Manuel Moschopoulos is generally thought of as a writer and philologist, whose main interests were in drama and poetry. As a student of Maximus Planudes, whose learning and interests were very wide ranging indeed, he appears to have also taken an interest in some aspects of science as well as letters. He seems to have taken both his scholarship and his teaching very seriously, and is praised in both areas in a letter written to his uncle by Planudes.
Moschopoulos was probably born about 1265 (see , p. 244 n.1), and was the nephew of the bibliophile, Nicephoros Moschopoulos, who became bishop of Crete during the reign of Andronikos II. He tells us in one of his letters (, p. 134) that his uncle required four horses to transport his library, thus indicating its size, and its quality may be inferred from the fact that there was an attempt made to steal it. Manuel was obviously influenced and encouraged by his uncle in his studies.
In 1305 or 1306 Moschopoulos was involved in some kind of political plot resulting in his incarceration and disgrace. Several letters survive written by him from the jail, in which he complains about his treatment and the lack of food. He admits that he has acted incorrectly, but claims to have acted naively rather than with malicious intent. Byzantium had, at this time, entered a period of turmoil and slow decline. Internal strifes combined with external pressures made it a place wherein criticism of the hierarchy could be looked upon with great suspicion if not as an act of disloyalty, and Moschopoulos appears to have been at best imprudent in his public remarks. He may also have been held responsible for the behaviour of his student Matarangides, a foreigner (possibly Albanian), for whom he had staked personal responsibility. The exact details are not known. (See .)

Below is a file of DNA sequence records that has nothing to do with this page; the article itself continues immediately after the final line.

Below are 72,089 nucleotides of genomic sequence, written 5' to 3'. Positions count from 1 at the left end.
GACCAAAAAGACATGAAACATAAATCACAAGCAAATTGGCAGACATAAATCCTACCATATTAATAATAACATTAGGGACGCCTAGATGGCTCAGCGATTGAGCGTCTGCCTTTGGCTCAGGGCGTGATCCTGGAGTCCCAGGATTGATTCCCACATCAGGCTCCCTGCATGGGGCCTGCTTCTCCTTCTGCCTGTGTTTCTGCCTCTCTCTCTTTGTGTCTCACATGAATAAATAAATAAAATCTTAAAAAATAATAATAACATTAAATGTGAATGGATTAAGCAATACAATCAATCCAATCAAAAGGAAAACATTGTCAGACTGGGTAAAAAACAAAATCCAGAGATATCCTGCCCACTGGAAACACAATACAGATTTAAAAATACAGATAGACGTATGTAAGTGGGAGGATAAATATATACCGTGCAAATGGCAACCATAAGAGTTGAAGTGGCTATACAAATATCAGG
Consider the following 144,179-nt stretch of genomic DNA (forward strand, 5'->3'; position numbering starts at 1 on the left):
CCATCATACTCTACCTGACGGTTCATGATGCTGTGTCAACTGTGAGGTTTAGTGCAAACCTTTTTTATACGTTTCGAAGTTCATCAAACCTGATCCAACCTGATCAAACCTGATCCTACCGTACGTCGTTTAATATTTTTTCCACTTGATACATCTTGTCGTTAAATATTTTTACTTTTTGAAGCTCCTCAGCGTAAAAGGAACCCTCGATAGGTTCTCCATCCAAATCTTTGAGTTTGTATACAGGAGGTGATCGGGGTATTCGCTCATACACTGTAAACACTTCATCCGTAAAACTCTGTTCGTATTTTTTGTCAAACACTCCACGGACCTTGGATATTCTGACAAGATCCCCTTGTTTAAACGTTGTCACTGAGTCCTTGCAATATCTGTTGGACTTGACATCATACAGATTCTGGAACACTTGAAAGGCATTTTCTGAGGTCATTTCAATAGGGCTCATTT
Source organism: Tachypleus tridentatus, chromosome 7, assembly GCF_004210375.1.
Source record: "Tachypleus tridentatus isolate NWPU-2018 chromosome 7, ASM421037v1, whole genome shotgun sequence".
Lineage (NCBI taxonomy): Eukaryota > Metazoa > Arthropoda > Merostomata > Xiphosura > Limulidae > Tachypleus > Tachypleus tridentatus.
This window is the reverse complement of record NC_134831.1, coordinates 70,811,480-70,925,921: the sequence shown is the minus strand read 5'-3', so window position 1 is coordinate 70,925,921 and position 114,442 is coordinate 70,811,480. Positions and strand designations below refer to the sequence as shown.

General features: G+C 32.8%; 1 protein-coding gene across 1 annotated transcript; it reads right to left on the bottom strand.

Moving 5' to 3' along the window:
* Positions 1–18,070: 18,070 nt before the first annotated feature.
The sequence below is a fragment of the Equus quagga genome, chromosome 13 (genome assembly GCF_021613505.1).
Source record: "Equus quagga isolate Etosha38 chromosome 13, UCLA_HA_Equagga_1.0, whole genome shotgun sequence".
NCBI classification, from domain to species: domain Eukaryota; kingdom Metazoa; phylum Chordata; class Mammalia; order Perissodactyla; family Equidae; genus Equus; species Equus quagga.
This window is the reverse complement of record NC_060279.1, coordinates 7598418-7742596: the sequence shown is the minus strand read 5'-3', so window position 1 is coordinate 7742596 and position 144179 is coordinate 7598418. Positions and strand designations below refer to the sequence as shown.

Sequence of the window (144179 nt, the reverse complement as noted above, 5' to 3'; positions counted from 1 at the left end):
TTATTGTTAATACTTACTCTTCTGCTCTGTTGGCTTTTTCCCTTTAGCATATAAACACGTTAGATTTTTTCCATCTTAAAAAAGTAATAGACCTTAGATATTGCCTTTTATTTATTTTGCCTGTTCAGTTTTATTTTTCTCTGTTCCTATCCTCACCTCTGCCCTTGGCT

Moschopoulos' work on magic squares was probably written after this difficult period of his life, perhaps about 1315.